In late 2010, the U.S. Air Force built their own supercomputer that would drastically reduce the time needed for pattern recognition, image analysis, and artificial intelligence research. It was one of the most powerful supercomputers in the world, capable of analyzing billions of pixels per minute of extremely high-resolution satellite images. However, this supercomputer was not built from traditional parts, but from a cluster of 1,760 PlayStation 3 gaming consoles.
The PS3 was a seventh-generation console made by Sony, released in 2006. It competed primarily against Microsoft’s Xbox 360 and Nintendo’s Wii. At the time, the PS3 was a powerful console with the ability to run custom software. It was for these reasons that the PS3 was used by researchers, who wanted to possess large amounts of computing power without the large costs associated with traditional supercomputers.
The PS3 was not the first console to be used in this way, though, and it wasn’t even the first PlayStation used for this.
In 2002, Sony released a Linux kit for the PlayStation 2, which allowed the console to be used as a personal computer. This opened up the PS2 to researchers who wanted to use its processing power. Craig Steffen, a senior researcher at the National Center for Supercomputing Applications (NCSA), said, “They built the bridges so that you could write the code, and it would work.”
Steffen was on a team in 2002 that tried to make a supercomputer from a cluster of PS2s. 60–70 consoles were hooked up together, but unfortunately, the system was unreliable: “It worked okay, it didn’t work superbly well,” Steffen said. The system suffered from bugs that the team simply could not fix.
The team abandoned the project soon after. The PS3’s arrival marked one of the biggest generational jumps in performance in the history of gaming consoles. The PS3 brought 37 times the FLOPS offered by the PS2. FLOPS, or floating point operations per second, is a measure of computer performance. It is a good indicator of performance, although it’s not a foolproof way of measuring practical performance, similar to how cars with the same horsepower can be wildly different in terms of speed.
With the release of the PS3, which could also run Linux software reliably, researchers now had a stable, powerful system to work with.
Black hole researcher Gaurav Khanna from the University of Massachusetts Dartmouth recognized the PS3 as a potential tool for his work. Theoretical astronomy is heavily reliant on computer simulations, which naturally require enormous amounts of processing power to accurately simulate unfathomably complex astronomical objects like black holes. But this level of computing power is expensive.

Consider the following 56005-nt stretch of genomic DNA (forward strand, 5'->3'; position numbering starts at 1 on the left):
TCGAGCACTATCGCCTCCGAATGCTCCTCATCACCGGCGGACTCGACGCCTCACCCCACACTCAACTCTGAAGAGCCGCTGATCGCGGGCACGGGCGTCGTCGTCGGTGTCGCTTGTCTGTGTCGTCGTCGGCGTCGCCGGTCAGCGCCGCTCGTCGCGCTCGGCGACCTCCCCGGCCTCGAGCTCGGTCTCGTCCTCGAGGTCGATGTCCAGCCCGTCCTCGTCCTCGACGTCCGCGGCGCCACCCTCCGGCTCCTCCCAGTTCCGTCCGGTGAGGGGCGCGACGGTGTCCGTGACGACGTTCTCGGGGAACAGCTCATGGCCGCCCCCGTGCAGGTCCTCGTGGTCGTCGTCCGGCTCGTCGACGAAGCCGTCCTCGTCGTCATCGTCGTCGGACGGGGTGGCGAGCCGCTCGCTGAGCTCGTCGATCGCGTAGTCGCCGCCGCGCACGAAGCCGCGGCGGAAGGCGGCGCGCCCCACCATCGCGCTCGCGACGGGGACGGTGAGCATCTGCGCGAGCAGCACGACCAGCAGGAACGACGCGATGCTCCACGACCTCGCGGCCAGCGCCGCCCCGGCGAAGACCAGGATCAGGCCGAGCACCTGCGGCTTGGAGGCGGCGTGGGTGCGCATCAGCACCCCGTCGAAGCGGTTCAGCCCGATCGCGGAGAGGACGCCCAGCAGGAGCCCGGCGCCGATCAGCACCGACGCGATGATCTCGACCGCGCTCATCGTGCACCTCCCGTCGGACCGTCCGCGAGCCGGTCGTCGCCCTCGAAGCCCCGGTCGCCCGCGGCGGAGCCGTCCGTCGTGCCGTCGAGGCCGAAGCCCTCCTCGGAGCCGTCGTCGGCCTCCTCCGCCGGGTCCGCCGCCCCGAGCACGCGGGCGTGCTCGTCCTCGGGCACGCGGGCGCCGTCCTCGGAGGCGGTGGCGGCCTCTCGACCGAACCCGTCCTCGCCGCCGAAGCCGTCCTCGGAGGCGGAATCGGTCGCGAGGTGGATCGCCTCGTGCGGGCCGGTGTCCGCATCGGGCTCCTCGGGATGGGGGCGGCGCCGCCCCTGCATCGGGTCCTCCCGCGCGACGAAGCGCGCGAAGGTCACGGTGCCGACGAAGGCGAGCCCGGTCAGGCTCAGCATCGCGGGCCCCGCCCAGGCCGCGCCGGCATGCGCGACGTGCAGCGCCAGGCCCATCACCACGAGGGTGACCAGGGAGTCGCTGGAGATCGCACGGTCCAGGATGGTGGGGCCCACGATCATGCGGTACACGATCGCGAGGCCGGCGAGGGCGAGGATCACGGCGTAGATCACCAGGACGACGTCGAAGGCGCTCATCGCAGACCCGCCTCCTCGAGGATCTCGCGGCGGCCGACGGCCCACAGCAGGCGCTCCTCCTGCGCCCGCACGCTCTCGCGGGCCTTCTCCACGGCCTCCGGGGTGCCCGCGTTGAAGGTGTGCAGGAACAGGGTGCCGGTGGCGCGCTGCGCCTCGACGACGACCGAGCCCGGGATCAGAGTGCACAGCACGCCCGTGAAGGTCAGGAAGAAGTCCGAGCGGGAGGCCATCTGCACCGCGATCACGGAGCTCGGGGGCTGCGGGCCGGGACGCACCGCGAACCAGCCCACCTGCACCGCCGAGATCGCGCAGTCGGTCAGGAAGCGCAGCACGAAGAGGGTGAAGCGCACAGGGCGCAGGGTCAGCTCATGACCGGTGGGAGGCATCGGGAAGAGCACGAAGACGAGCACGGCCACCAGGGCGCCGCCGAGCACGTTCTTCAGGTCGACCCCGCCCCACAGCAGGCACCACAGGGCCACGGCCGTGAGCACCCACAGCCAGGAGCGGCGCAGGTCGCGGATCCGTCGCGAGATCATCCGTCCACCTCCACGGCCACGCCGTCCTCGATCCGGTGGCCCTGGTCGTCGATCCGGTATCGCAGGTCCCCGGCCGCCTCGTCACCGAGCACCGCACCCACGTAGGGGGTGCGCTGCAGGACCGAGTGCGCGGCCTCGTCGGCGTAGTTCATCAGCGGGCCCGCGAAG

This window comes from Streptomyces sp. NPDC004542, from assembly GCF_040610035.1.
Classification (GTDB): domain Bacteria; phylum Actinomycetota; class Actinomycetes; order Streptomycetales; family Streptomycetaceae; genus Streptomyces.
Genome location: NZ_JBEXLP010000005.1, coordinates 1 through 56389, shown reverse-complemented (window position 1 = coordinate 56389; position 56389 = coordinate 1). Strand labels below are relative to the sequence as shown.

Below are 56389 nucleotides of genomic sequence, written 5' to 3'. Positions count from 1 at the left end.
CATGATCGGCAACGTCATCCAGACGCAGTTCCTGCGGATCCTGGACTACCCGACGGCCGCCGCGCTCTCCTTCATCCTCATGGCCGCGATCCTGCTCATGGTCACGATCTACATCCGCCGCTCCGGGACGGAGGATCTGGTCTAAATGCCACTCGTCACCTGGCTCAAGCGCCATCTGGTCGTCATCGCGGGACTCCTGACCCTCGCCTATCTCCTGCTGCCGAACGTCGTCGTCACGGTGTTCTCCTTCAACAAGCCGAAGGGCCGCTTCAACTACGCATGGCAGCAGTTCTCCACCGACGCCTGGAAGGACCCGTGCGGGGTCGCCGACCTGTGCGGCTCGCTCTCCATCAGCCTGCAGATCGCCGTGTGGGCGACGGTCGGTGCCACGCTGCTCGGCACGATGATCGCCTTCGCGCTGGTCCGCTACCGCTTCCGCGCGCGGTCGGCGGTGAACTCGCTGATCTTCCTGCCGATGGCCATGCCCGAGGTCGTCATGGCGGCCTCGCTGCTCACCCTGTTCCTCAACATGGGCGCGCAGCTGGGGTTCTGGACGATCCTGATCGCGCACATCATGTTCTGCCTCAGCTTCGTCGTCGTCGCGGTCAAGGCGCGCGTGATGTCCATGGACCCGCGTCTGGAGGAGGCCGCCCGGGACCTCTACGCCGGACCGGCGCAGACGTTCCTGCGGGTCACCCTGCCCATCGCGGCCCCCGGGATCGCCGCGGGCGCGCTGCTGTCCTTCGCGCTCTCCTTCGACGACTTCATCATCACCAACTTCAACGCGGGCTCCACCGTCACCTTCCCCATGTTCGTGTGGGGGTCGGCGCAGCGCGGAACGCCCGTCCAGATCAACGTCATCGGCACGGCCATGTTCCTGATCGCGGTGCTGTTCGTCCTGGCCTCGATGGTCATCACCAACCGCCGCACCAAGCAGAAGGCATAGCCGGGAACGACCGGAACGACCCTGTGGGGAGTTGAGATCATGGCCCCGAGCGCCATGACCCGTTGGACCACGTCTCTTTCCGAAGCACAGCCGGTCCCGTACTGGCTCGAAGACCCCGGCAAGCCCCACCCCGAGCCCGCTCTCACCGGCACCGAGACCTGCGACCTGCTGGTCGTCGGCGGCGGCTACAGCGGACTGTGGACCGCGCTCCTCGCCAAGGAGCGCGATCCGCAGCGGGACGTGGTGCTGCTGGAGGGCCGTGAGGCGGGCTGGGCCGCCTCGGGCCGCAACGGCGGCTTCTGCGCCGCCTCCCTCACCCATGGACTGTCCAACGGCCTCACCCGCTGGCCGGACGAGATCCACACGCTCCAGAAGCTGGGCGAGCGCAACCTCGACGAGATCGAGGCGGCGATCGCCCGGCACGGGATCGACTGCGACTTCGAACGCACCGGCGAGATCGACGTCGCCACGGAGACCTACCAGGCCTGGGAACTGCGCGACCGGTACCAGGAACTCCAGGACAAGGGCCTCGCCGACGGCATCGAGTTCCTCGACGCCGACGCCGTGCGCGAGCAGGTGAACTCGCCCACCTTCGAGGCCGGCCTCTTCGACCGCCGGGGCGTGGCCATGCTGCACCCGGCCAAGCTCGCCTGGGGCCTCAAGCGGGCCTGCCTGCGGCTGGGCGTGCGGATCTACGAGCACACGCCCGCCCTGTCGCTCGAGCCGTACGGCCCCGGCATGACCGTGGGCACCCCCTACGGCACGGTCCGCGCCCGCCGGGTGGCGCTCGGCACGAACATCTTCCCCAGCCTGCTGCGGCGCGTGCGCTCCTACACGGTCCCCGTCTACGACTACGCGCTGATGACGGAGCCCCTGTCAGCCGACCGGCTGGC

Because this kind of research is not as impactful on society as other types like cancer research and technology, funding is usually scarce. Because of this, Khanna and his colleagues were looking for a cheap form of processing power, which they found in the PS3.
Well, actually a lot of PS3s — 176 of them in total.
While for the average gamer, the cost of 176 consoles is astronomical (pun intended), Khanna saved millions by using the PS3. They were able to use this machine to study black holes, crunch huge calculations and even win cryptography competitions.
The Air Force’s Condor Cluster
For the U.S. Air Force, financial constraints are not an issue, but they too built a PS3 supercomputer, one that used 10 times the number of consoles as Khanna’s system.
They assembled 1,760 PS3 consoles into a supercomputer called the Condor Cluster. The consoles were connected by five miles of wiring and became the 35th most powerful supercomputer in the world at its peak.
But having the highest performance was not the Condor Cluster’s only goal, as it was a demonstration of supercomputing with low energy consumption. The highly efficient PS3 consoles allowed the Condor Cluster to use just 10% of the energy of comparable supercomputers at the time.
It produced 500 TFLOPS (for comparison, the NVIDIA RTX 8000 graphics card, one of the most powerful on the market, is 16.2 TFLOPS), and was used by the Air Force to process high-resolution satellite images.
The Condor Cluster could also run “learning” algorithms that could read text and accurately fill in missing information in the text. This was particularly useful for Air Force intelligence operations, as it could fill in the missing gaps in valuable documents.
The Air Force’s time with the Condor Cluster was rather brief, as the continuous improvement in processing power and the lowering of costs for that power made the machine redundant. A lack of replaceable machines and the release of new generations of consoles marked the end of the project.
Many of the PS3s used in the supercomputer were sold off, and some even went to Khanna.